The Malware Hunter

Avoiding malware, which can invade your computer via phishing emails or malicious sites, is a common preoccupation. You only have to click on the wrong thing and you’ve caught a ‘botnet’ that may attack your business website or spread a virus.

But, now it looks like help is on the way, albeit in a rather unusual, roundabout way. Netlab 360 has identified a type of botnet that can search for specific malware infections without harming your computer. What is more, once it has hunted down and eliminated the ‘bad botnet’, it deletes itself from your computer.

Netlab 360 engineer, Hui Wang, has called it ‘Fbot’, although nobody knows who created it, which is one of the interesting parts of this story. But, whoever is responsible for it, has basically designed a bot that does a much-needed job.

The way it works is like this, according to Jon Christian writing in futurism.com: “Fbot first infects computers that leave a specific port vulnerable to attack. Then it searches its new hosts for a piece of malware called com.ufo.miner, which uses infected computers to mine the cryptocurrency Monero — and eradicates it.”

Wang says, “So far, the only purpose of this botnet looks to be just going after and removing another botnet.” Other unusual aspects of the bot are:

· The bot does not use traditional DNS to communicate with the C2, instead, it utilises blockchain DNS to resolve the non-stand C2 name musl.lib.

· It appears to have strong links to the original satori botnet.

Coindesk has also commented on the new discovery, saying “Unusually, the botnet code is linked to a domain name accessible, not through a standard domain name system (DNS), but a decentralized alternative called EmerDNS that makes addresses harder to trace and shut down.”

And researchers also pointed out: “The choice of Fbot using EmerDNS other than traditional DNS is pretty interesting, it raised the bar for security researcher to find and track the botnet (security systems will fail if they only look for traditional DNS names).”

Either way, everyone is extremely curious about who is behind the botnet — is it somebody working with good intentions, or is it a hacker trying to remove the competition. Perhaps we will never know.

Every search you make…is being watched

That moment when we all went out and bought smartphones was a game changer for our personal privacy as Tyler Elliott Bettilyon discusses on Medium.

We never imagined at the time how these expensive gadgets would impact on our lives; all we could see that they made our lives easier, but at what cost?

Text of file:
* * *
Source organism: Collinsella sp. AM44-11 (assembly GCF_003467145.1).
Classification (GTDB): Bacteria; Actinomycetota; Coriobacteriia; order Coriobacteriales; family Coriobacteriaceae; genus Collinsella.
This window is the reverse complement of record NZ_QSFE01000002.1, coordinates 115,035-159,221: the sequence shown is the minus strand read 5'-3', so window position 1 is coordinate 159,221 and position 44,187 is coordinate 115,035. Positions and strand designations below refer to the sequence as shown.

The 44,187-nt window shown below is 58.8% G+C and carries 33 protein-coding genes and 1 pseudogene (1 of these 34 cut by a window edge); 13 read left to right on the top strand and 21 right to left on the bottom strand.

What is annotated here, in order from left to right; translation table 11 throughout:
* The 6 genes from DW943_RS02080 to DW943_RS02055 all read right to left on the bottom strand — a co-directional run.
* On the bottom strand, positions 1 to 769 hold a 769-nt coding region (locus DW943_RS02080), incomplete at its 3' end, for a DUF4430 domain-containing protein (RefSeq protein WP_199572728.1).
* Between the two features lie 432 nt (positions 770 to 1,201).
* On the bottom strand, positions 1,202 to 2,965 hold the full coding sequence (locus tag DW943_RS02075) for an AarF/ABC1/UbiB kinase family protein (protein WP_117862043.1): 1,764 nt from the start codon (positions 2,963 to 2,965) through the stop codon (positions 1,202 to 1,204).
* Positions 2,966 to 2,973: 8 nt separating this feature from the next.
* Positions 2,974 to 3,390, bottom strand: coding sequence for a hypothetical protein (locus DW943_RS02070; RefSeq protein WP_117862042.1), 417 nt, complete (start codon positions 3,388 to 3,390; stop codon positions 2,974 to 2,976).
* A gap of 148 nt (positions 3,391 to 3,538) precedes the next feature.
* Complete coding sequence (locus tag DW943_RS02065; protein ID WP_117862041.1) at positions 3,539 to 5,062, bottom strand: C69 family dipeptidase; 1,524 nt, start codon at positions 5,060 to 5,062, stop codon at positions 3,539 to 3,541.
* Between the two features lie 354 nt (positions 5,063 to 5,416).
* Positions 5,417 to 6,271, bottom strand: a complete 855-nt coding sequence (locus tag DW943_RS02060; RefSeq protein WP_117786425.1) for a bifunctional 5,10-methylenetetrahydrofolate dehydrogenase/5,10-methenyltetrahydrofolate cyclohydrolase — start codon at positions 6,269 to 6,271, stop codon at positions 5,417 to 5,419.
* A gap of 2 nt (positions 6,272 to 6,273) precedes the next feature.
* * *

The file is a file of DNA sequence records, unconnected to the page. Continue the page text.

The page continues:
In China, surveillance apparatus is increasingly sophisticated. There is facial recognition technology connected to CCTV cameras and police officers will soon have cameras inside their sunglasses. There may also be drones disguised as birds. Worse still, Chinese citizens are being asked (demanded) to install software in their phones that tracks their downloads and if you’re Chinese and visit a site banned by the government, you lose points from your “social credit score.”

But that’s China, you’re probably thinking. This is a Communist regime that has always controlled how people act and think. It isn’t like that in more democratic countries. Unfortunately the response to that is, “Don’t be so sure.”

Take a look at the surveillance tools the USA has. The NSA’s PRISMprogramme collects masses of data about internet traffic — including yours! That’s why Edward Snowdon blew the whistle on it and revealed how the NSA might be breaking the rules of privacy.

And Europe is no more private. It also has an array of online surveillance tools that it uses in the name of ‘security’. And if you keep sending out the message that we are all in danger, then the citizens of Europe give governments a free pass to collect whatever data they want. They don’t consciously allow it; they passively accept it.

And, online censorship is on the rise as the world becomes more authoritarian. A 2017 report Freedom on the Net details how our freedoms are being curbed year after year. It says: “Nearly half of the 65 countries assessed in Freedom on the Net 2017 experienced declines during the coverage period, while just 13 made gains, most of them minor. Less than one-quarter of users reside in countries where the internet is designated Free, meaning there are no major obstacles to access, onerous restrictions on content, or serious violations of user rights in the form of unchecked surveillance or unjust repercussions for legitimate speech.”

But it isn’t just governments that are watching you; it’s Facebook, Google and the like who are analysing your every move in order to push adverts at you. The Cambridge Analytica scandal showed us how the data they collect can be ‘weaponised’ for political ends.